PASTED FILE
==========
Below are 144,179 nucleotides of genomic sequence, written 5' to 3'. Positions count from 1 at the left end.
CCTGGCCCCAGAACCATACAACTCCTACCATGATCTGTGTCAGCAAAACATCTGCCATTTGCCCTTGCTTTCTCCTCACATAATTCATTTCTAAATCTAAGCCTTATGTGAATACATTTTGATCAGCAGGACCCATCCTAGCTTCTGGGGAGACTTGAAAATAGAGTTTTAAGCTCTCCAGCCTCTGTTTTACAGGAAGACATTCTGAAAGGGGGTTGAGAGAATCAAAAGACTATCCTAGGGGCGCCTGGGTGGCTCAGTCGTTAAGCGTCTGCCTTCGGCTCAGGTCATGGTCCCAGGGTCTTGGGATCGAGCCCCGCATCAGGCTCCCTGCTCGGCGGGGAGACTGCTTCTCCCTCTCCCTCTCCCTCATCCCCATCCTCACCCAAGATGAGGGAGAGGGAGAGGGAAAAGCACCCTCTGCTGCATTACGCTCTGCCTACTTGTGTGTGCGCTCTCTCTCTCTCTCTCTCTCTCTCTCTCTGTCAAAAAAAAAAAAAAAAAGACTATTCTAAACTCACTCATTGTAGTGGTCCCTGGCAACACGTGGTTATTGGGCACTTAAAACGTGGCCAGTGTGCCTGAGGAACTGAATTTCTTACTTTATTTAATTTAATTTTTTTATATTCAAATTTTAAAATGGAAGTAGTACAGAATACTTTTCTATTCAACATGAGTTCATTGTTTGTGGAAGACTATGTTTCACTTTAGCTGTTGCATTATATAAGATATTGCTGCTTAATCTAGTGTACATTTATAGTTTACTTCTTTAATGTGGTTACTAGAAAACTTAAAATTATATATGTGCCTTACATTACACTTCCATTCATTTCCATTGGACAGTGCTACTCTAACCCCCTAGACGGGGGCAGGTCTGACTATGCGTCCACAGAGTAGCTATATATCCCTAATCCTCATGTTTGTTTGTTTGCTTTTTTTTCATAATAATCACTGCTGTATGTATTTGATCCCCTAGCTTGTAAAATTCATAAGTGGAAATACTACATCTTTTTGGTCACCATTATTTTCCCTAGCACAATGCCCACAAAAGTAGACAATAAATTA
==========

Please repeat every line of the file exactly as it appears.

Below are 144,179 nucleotides of genomic sequence, written 5' to 3'. Positions count from 1 at the left end.
CCTGGCCCCAGAACCATACAACTCCTACCATGATCTGTGTCAGCAAAACATCTGCCATTTGCCCTTGCTTTCTCCTCACATAATTCATTTCTAAATCTAAGCCTTATGTGAATACATTTTGATCAGCAGGACCCATCCTAGCTTCTGGGGAGACTTGAAAATAGAGTTTTAAGCTCTCCAGCCTCTGTTTTACAGGAAGACATTCTGAAAGGGGGTTGAGAGAATCAAAAGACTATCCTAGGGGCGCCTGGGTGGCTCAGTCGTTAAGCGTCTGCCTTCGGCTCAGGTCATGGTCCCAGGGTCTTGGGATCGAGCCCCGCATCAGGCTCCCTGCTCGGCGGGGAGACTGCTTCTCCCTCTCCCTCTCCCTCATCCCCATCCTCACCCAAGATGAGGGAGAGGGAGAGGGAAAAGCACCCTCTGCTGCATTACGCTCTGCCTACTTGTGTGTGCGCTCTCTCTCTCTCTCTCTCTCTCTCTCTCTGTCAAAAAAAAAAAAAAAAAGACTATTCTAAACTCACTCATTGTAGTGGTCCCTGGCAACACGTGGTTATTGGGCACTTAAAACGTGGCCAGTGTGCCTGAGGAACTGAATTTCTTACTTTATTTAATTTAATTTTTTTATATTCAAATTTTAAAATGGAAGTAGTACAGAATACTTTTCTATTCAACATGAGTTCATTGTTTGTGGAAGACTATGTTTCACTTTAGCTGTTGCATTATATAAGATATTGCTGCTTAATCTAGTGTACATTTATAGTTTACTTCTTTAATGTGGTTACTAGAAAACTTAAAATTATATATGTGCCTTACATTACACTTCCATTCATTTCCATTGGACAGTGCTACTCTAACCCCCTAGACGGGGGCAGGTCTGACTATGCGTCCACAGAGTAGCTATATATCCCTAATCCTCATGTTTGTTTGTTTGCTTTTTTTTCATAATAATCACTGCTGTATGTATTTGATCCCCTAGCTTGTAAAATTCATAAGTGGAAATACTACATCTTTTTGGTCACCATTATTTTCCCTAGCACAATGCCCACAAAAGTAGACAATAAATTA